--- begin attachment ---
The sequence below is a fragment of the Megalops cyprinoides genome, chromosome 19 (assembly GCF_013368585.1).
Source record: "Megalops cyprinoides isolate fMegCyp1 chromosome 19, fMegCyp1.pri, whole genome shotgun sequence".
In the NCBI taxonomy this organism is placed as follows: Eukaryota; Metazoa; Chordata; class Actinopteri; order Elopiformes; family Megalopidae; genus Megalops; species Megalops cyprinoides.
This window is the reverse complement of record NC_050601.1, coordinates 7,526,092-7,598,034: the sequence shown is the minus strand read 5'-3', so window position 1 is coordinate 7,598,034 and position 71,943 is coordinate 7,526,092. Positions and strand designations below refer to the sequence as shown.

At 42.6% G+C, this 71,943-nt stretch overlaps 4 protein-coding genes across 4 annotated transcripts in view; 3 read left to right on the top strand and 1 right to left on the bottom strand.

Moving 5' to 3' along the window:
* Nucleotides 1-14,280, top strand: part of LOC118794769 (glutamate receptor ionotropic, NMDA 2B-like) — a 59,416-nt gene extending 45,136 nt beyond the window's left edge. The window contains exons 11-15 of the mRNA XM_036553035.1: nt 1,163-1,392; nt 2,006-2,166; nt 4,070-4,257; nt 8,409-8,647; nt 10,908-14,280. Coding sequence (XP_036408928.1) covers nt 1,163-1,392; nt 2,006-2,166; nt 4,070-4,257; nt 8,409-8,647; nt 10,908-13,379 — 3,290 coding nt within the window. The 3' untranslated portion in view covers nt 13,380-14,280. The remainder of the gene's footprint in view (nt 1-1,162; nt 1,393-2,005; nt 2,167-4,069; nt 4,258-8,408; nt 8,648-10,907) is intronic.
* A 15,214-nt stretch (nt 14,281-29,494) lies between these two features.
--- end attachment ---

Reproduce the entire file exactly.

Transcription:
The sequence below is a fragment of the Megalops cyprinoides genome, chromosome 19 (assembly GCF_013368585.1).
Source record: "Megalops cyprinoides isolate fMegCyp1 chromosome 19, fMegCyp1.pri, whole genome shotgun sequence".
In the NCBI taxonomy this organism is placed as follows: Eukaryota; Metazoa; Chordata; class Actinopteri; order Elopiformes; family Megalopidae; genus Megalops; species Megalops cyprinoides.
This window is the reverse complement of record NC_050601.1, coordinates 7,526,092-7,598,034: the sequence shown is the minus strand read 5'-3', so window position 1 is coordinate 7,598,034 and position 71,943 is coordinate 7,526,092. Positions and strand designations below refer to the sequence as shown.

At 42.6% G+C, this 71,943-nt stretch overlaps 4 protein-coding genes across 4 annotated transcripts in view; 3 read left to right on the top strand and 1 right to left on the bottom strand.

Moving 5' to 3' along the window:
* Nucleotides 1-14,280, top strand: part of LOC118794769 (glutamate receptor ionotropic, NMDA 2B-like) — a 59,416-nt gene extending 45,136 nt beyond the window's left edge. The window contains exons 11-15 of the mRNA XM_036553035.1: nt 1,163-1,392; nt 2,006-2,166; nt 4,070-4,257; nt 8,409-8,647; nt 10,908-14,280. Coding sequence (XP_036408928.1) covers nt 1,163-1,392; nt 2,006-2,166; nt 4,070-4,257; nt 8,409-8,647; nt 10,908-13,379 — 3,290 coding nt within the window. The 3' untranslated portion in view covers nt 13,380-14,280. The remainder of the gene's footprint in view (nt 1-1,162; nt 1,393-2,005; nt 2,167-4,069; nt 4,258-8,408; nt 8,648-10,907) is intronic.
* A 15,214-nt stretch (nt 14,281-29,494) lies between these two features.